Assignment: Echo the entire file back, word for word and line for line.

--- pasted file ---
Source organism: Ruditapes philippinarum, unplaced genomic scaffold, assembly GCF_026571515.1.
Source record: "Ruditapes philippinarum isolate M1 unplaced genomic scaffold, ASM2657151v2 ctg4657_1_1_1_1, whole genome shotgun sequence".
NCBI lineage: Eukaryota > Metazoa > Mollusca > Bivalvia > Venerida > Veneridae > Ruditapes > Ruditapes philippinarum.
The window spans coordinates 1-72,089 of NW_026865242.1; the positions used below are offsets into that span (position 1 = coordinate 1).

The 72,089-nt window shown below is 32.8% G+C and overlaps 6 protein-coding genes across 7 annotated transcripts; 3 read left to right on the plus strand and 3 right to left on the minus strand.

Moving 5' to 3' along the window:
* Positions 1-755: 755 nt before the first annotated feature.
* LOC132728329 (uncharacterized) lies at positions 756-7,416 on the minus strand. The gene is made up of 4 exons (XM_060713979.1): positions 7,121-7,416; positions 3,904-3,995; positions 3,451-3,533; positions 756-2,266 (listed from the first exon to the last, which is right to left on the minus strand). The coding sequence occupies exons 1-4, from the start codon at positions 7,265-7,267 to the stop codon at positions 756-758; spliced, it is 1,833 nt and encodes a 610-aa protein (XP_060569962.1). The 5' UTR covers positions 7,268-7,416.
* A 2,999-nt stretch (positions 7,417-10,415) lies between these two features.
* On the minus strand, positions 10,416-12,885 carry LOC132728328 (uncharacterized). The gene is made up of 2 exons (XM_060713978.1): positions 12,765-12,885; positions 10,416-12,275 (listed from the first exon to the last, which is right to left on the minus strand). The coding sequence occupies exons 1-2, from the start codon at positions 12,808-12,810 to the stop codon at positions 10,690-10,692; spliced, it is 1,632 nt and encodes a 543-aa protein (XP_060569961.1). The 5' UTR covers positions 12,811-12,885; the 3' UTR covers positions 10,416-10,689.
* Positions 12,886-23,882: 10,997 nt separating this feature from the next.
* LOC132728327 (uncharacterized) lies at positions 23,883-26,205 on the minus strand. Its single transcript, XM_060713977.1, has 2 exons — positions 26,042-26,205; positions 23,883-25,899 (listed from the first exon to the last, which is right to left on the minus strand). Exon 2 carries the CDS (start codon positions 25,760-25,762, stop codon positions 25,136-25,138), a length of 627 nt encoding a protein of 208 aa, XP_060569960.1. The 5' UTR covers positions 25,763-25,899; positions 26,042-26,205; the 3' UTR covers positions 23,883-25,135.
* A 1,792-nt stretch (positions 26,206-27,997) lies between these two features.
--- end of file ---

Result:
Source organism: Ruditapes philippinarum, unplaced genomic scaffold, assembly GCF_026571515.1.
Source record: "Ruditapes philippinarum isolate M1 unplaced genomic scaffold, ASM2657151v2 ctg4657_1_1_1_1, whole genome shotgun sequence".
NCBI lineage: Eukaryota > Metazoa > Mollusca > Bivalvia > Venerida > Veneridae > Ruditapes > Ruditapes philippinarum.
The window spans coordinates 1-72,089 of NW_026865242.1; the positions used below are offsets into that span (position 1 = coordinate 1).

The 72,089-nt window shown below is 32.8% G+C and overlaps 6 protein-coding genes across 7 annotated transcripts; 3 read left to right on the plus strand and 3 right to left on the minus strand.

Moving 5' to 3' along the window:
* Positions 1-755: 755 nt before the first annotated feature.
* LOC132728329 (uncharacterized) lies at positions 756-7,416 on the minus strand. The gene is made up of 4 exons (XM_060713979.1): positions 7,121-7,416; positions 3,904-3,995; positions 3,451-3,533; positions 756-2,266 (listed from the first exon to the last, which is right to left on the minus strand). The coding sequence occupies exons 1-4, from the start codon at positions 7,265-7,267 to the stop codon at positions 756-758; spliced, it is 1,833 nt and encodes a 610-aa protein (XP_060569962.1). The 5' UTR covers positions 7,268-7,416.
* A 2,999-nt stretch (positions 7,417-10,415) lies between these two features.
* On the minus strand, positions 10,416-12,885 carry LOC132728328 (uncharacterized). The gene is made up of 2 exons (XM_060713978.1): positions 12,765-12,885; positions 10,416-12,275 (listed from the first exon to the last, which is right to left on the minus strand). The coding sequence occupies exons 1-2, from the start codon at positions 12,808-12,810 to the stop codon at positions 10,690-10,692; spliced, it is 1,632 nt and encodes a 543-aa protein (XP_060569961.1). The 5' UTR covers positions 12,811-12,885; the 3' UTR covers positions 10,416-10,689.
* Positions 12,886-23,882: 10,997 nt separating this feature from the next.
* LOC132728327 (uncharacterized) lies at positions 23,883-26,205 on the minus strand. Its single transcript, XM_060713977.1, has 2 exons — positions 26,042-26,205; positions 23,883-25,899 (listed from the first exon to the last, which is right to left on the minus strand). Exon 2 carries the CDS (start codon positions 25,760-25,762, stop codon positions 25,136-25,138), a length of 627 nt encoding a protein of 208 aa, XP_060569960.1. The 5' UTR covers positions 25,763-25,899; positions 26,042-26,205; the 3' UTR covers positions 23,883-25,135.
* A 1,792-nt stretch (positions 26,206-27,997) lies between these two features.